Kansas gubernatorial candidate Winn, running mate have bankruptcies in their pasts
07/29/2014 5:50 PM
08/08/2014 10:25 AM
Jennifer Winn, the grassroots candidate challenging Gov. Sam Brownback in the Republican primary, and her running mate both have filed for bankruptcy protection in the past.
Winn, who owns a landscaping business in Wichita, filed for Chapter 7 bankruptcy in 2004, facing more than $79,000 in debts.
“I went through a divorce. Didn’t receive any child support and was left with every debt we accrued together,” Winn said in a phone interview. She said her ex-husband moved out of state, making it more difficult to collect support payments she was owed. “I was not able to keep up, so I filed bankruptcy when I could no longer keep my home.”
Winn lost her home and a truck. She said she had no other choice but to file for bankruptcy.
“It was very difficult for me, but I’m not ashamed of it, because that’s obviously why we have it in place – for people who get in situations that they can’t get out of,” she said.
Winn said the experience gives her a perspective that Brownback and Democrat Paul Davis lack. “I found myself in a situation where I had no other alternative, and thousands of people find themselves in that situation,” she said.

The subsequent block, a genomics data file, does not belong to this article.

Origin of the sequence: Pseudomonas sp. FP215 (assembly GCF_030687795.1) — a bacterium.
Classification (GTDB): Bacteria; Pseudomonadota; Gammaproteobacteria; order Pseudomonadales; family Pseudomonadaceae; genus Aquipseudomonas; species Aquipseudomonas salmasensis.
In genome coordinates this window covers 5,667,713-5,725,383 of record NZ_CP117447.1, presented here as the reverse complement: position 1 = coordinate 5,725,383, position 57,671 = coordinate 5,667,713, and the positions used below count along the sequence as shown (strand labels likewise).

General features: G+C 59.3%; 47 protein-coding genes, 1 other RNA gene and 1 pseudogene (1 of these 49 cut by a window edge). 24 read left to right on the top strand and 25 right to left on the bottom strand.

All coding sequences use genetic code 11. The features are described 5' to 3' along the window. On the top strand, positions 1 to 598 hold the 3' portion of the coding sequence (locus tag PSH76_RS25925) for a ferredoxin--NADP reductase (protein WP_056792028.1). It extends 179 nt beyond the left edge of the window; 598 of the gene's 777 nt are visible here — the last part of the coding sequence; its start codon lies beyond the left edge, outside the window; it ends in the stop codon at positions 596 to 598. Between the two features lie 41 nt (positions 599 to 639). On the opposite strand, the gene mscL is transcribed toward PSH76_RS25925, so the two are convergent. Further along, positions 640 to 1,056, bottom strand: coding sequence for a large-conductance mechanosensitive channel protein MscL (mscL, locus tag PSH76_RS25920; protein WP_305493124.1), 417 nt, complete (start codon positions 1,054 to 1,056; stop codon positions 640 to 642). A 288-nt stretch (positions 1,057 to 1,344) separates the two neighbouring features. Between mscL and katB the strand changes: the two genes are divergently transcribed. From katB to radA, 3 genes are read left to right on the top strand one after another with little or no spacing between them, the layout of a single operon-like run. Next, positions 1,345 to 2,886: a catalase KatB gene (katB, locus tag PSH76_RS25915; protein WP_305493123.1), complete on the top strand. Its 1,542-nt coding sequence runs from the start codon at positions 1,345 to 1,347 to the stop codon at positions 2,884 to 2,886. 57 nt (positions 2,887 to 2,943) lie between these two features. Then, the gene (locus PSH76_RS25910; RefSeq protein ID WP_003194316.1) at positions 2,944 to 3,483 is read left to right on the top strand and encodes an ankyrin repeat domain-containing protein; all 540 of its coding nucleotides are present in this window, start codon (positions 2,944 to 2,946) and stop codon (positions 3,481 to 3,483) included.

Her running mate, Robin Lais, has filed for Chapter 13 bankruptcy twice, first in 1997 and again in 2002.
Lais, a single mother, said that the first bankruptcy was caused by medical bills for her daughter, Ciara, who has epilepsy.
“The hospital visits, the ambulance, the emergency room will certainly take a toll,” Lais said.
The second bankruptcy came when clients of her advertising business, which is named after her daughter, went out of business and she was not paid, she said.
“As a business owner, it’s not always a piece of cake. We do have hardships, and I think the best thing is to keep going forward,” Lais said. “Will life throw things at you? Yes, it will.”
Lais said she was motivated to get into politics because of her concerns about Common Core, a set of national education standards that Kansas adopted in 2010, and Agenda 21, a voluntary action plan for sustainable development crafted by the United Nations.
Both have been criticized by conservatives, who say that Common Core disrupts local control of education and that Agenda 21 threatens U.S. sovereignty.
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